Paul Benjamin Wright denies falsely claiming strawberries had been contaminated.An Adelaide man accused of making a fake report about a contaminated strawberry insists he was telling the truth.
Paul Benjamin Wright, 34, faced Adelaide Magistrates Court on Wednesday after he allegedly told police his daughter had discovered a needle in a berry.
The court heard Wright claimed the sabotaged fruit had been purchased at a supermarket in Adelaide’s northeastern suburbs, as concern grew about similar cases reported across the country,
Wright, who was not represented by a lawyer, said he intended to plead not guilty to making a false report and falsely claiming goods had been contaminated.
“I did make the claims, but what happened actually happened,” he told reporters outside court.
A police prosecutor said Wright made the report after watching a news story about contaminated strawberries and was charged after a subsequent investigation.
He said the prosecution case would be supported by a receipt, supermarket CCTV footage and a record of Wright’s police interview.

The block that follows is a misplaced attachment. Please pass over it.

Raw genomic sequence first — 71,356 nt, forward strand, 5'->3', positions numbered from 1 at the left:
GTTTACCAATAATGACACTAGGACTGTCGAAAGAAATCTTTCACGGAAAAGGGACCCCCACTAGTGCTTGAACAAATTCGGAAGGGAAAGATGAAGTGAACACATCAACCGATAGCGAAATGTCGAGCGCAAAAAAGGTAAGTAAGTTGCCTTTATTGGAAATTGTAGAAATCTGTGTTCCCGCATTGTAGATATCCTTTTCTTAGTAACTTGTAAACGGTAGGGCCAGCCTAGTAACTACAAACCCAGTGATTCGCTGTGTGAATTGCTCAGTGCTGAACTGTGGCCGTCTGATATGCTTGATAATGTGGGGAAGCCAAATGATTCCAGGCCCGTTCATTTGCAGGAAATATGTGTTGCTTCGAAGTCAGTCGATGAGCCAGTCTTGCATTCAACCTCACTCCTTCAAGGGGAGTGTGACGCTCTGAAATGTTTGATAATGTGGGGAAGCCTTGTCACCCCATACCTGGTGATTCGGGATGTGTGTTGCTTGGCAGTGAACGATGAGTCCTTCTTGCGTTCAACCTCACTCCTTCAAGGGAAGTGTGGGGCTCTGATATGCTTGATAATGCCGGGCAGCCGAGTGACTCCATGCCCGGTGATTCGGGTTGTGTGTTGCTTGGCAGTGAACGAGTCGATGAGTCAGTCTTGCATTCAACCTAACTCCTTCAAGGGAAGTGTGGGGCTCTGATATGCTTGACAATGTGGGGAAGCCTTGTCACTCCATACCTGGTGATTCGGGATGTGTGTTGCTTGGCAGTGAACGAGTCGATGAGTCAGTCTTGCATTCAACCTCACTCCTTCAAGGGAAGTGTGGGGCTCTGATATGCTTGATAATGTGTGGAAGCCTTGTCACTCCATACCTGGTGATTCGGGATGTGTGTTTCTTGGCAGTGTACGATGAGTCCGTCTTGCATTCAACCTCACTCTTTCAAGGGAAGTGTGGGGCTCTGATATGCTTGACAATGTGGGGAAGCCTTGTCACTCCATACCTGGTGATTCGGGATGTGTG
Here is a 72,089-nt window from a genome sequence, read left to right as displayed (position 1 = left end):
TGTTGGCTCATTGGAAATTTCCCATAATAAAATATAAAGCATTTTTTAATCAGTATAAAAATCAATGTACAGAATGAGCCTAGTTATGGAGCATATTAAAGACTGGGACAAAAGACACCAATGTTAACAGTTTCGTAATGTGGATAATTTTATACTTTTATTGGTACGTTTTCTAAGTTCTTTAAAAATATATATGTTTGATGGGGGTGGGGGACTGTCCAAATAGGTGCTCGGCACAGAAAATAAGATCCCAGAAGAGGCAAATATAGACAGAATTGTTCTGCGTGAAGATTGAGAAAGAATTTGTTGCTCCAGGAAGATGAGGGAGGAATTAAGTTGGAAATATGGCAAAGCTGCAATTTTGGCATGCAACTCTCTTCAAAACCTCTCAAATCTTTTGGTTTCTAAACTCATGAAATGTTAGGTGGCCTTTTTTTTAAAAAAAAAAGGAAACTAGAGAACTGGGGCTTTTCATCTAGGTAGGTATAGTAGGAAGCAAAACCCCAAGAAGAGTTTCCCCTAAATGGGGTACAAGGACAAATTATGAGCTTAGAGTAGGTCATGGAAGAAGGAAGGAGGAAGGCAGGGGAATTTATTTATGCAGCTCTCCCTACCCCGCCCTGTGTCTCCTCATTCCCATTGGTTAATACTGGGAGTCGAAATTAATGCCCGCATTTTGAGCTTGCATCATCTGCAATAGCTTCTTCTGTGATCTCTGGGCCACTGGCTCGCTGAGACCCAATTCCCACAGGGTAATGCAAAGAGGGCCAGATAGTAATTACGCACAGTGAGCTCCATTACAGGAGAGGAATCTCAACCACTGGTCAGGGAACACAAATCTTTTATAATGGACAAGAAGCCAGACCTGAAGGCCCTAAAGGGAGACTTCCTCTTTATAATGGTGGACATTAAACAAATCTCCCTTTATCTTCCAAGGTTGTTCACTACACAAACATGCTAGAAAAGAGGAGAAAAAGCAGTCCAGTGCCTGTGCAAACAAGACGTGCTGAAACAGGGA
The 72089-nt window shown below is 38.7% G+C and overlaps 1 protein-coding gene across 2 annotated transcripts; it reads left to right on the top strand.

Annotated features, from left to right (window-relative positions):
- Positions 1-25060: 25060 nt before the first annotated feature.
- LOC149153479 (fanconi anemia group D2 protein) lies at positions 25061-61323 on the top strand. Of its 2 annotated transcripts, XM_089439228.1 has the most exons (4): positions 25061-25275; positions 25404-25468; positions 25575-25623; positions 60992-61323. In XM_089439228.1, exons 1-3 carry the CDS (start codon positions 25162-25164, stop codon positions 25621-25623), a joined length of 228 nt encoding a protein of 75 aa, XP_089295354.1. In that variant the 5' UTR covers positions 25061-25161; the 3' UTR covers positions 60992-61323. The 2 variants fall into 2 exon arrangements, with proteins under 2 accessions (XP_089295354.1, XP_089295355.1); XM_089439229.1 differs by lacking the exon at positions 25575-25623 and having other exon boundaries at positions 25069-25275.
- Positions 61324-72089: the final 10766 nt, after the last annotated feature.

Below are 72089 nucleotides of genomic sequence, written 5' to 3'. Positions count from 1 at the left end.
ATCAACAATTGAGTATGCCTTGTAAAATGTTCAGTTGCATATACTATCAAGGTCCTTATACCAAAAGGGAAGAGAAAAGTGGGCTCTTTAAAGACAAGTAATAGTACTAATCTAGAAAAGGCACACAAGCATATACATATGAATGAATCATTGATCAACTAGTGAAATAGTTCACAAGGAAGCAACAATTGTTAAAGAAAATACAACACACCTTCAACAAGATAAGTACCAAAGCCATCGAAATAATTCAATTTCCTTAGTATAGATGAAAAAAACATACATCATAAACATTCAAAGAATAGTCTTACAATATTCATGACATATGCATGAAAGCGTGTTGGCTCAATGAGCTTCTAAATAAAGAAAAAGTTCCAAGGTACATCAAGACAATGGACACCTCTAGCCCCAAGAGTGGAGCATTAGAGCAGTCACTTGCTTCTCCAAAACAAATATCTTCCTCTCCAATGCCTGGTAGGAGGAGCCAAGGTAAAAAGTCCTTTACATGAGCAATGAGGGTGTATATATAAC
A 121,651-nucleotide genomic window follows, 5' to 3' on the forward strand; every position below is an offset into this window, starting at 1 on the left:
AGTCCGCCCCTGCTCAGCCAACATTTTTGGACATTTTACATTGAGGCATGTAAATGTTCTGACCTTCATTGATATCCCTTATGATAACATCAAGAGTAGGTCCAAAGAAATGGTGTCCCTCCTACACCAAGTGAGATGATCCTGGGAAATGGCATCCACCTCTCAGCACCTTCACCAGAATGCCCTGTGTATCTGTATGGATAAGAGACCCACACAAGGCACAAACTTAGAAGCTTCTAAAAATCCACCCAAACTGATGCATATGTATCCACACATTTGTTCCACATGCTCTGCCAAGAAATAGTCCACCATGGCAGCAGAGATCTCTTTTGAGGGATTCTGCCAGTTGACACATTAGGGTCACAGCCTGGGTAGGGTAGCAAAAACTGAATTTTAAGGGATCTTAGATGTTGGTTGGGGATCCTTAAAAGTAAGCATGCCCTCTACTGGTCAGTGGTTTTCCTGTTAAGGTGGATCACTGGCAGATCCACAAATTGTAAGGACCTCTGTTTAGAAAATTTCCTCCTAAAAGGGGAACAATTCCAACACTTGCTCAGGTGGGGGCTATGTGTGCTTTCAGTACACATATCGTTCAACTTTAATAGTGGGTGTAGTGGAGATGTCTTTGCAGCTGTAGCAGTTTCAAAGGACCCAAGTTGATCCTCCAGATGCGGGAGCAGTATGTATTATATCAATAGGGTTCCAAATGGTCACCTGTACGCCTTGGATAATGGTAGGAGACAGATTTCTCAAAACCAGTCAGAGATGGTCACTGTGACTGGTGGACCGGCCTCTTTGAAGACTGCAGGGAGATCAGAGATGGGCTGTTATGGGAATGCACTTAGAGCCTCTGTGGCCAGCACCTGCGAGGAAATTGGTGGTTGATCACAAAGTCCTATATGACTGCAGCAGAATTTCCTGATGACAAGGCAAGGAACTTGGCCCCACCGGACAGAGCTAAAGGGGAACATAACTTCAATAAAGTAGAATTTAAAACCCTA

The strawberry industry was thrown into turmoil last month when more than 100 incidents of sewing needles pushed into berries were reported, with many believed to be fake or copycat cases.
The crisis prompted supermarkets to dump tonnes of strawberries and forced growers to throw away thousands of dollars in fruit.
In response to the scare, the federal government increased penalties for food tamperers, who could now be jailed for up to 15 years.
The South n government also provided $50,000 to support local strawberry producers by installing a metal detector at the SA Produce Market.
Magistrate David McLeod on Wednesday continued Wright’s bail to appear before Elizabeth Magistrates Court next month.